Comparing Walt Whitman and Emily Dickinson

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Comparing Walt Whitman and Emily Dickinson

During the time in American history known as the, several poets began to stray from the traditional methods of writing poetry. Among these poets were Walt Whitman and Emily Dickinson. While these writer's led drastically different lifestyles and had drastically different styles of writing, the messages they presented through their writing were often surprisingly similar. Whitman's poem "Song of Myself, No.6" and Dickinson's poem "This quiet Dust was Gentlemen and Ladies" are examples of pieces which, on the surface, appear completely different, but in fact contain several similarities. Indeed, several similarities and differences can be found between these two poems.

While these works by Whitman and Dickinson are different in many ways, a few similarities can be found between the two. The most obvious of these similarities involves the themes and subject matter of the pieces. Both poems present the idea that life is a continuous and constant circle and that no one is ever really dead as long as he is remembered. Each also suggests that Earth is a living thing which all humans are a piece of in both life and death. Another likeness which can be found in these two poems is the imagery used by the authors. Through Whitman's detailed and vivid description, he allows the reader to form a clear picture of the scene in his head. Likewise, Dickinson use of personification causes the poem to come alive in the reader's mind. Indeed, by observing the themes and imagery found in these two poems, one can see that they do contain some similarities.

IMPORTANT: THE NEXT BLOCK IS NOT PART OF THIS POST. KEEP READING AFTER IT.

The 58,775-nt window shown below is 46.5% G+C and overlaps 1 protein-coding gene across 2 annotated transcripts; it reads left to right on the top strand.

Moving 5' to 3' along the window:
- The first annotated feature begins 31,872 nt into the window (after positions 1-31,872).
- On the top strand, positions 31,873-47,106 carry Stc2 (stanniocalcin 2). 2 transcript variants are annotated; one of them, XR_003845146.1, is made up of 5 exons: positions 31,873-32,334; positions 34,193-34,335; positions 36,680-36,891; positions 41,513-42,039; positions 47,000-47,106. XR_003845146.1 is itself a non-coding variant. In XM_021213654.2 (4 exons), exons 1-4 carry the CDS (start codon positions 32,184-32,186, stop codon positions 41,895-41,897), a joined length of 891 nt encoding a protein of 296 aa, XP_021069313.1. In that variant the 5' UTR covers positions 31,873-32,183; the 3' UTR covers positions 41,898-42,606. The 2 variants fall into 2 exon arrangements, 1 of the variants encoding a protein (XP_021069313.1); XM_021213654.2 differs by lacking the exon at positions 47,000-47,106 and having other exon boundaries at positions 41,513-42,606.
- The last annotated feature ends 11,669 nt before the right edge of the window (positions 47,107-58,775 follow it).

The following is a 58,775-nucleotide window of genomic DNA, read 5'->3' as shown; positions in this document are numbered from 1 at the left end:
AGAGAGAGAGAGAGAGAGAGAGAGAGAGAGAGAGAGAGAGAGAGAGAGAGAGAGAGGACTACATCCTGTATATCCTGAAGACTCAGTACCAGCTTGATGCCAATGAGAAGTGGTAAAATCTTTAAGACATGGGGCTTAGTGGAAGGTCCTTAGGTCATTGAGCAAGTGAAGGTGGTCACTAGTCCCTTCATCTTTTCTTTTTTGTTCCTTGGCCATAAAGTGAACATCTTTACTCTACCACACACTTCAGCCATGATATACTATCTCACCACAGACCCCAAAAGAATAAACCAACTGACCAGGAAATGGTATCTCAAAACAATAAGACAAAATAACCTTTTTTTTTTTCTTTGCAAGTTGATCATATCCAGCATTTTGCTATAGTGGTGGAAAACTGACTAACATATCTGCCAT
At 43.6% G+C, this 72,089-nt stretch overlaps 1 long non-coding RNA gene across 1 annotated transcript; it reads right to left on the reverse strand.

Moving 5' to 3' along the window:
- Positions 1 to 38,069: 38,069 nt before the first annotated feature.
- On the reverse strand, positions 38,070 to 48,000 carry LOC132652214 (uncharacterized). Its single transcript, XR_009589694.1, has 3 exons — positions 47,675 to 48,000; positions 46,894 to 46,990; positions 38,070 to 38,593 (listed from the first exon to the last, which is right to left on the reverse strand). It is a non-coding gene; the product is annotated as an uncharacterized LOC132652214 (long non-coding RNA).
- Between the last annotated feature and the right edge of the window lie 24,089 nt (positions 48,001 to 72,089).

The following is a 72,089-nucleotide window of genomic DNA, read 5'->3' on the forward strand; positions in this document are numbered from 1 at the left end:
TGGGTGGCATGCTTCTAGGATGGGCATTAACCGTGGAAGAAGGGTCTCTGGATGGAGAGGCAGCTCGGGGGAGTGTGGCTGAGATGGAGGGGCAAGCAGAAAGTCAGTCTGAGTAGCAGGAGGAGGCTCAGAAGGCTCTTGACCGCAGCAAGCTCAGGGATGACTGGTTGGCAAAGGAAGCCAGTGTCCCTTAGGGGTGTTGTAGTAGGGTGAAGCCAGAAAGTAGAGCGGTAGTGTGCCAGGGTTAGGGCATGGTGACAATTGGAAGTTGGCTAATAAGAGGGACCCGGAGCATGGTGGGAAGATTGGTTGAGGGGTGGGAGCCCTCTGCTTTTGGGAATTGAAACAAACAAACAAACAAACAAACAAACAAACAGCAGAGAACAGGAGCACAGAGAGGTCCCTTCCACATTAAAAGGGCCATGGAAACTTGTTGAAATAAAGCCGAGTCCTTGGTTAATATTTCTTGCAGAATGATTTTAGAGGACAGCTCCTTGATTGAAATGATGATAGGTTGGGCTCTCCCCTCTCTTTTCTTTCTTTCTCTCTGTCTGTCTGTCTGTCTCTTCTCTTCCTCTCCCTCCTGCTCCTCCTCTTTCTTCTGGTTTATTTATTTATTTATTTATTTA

Though these similarities do exist, there are also several quite obvious differences between the two. The most noticeable distinguishment involves the length of the poems. While Whitman's "Song of Myself" is quite lengthy, giving detailed and wordy descriptions, Dickinson's "This quiet dust was Gentlemen and Ladies" is much more concise and to the point. While Whitman tends to leave little to the imagination, Dickinson uses very few, carefully selected words, forcing the reader contemplate the meaning of the poem and create his own image of the scene being described. Another outstanding difference between these poems is the rhyme scheme and meter used. Whitman's poem contains no obvious meter or rhyme, but is written freely and without any apparent structure. Dickinson, on the other hand, uses an abcbdefe slant rhyme scheme, as well as an obvious meter.
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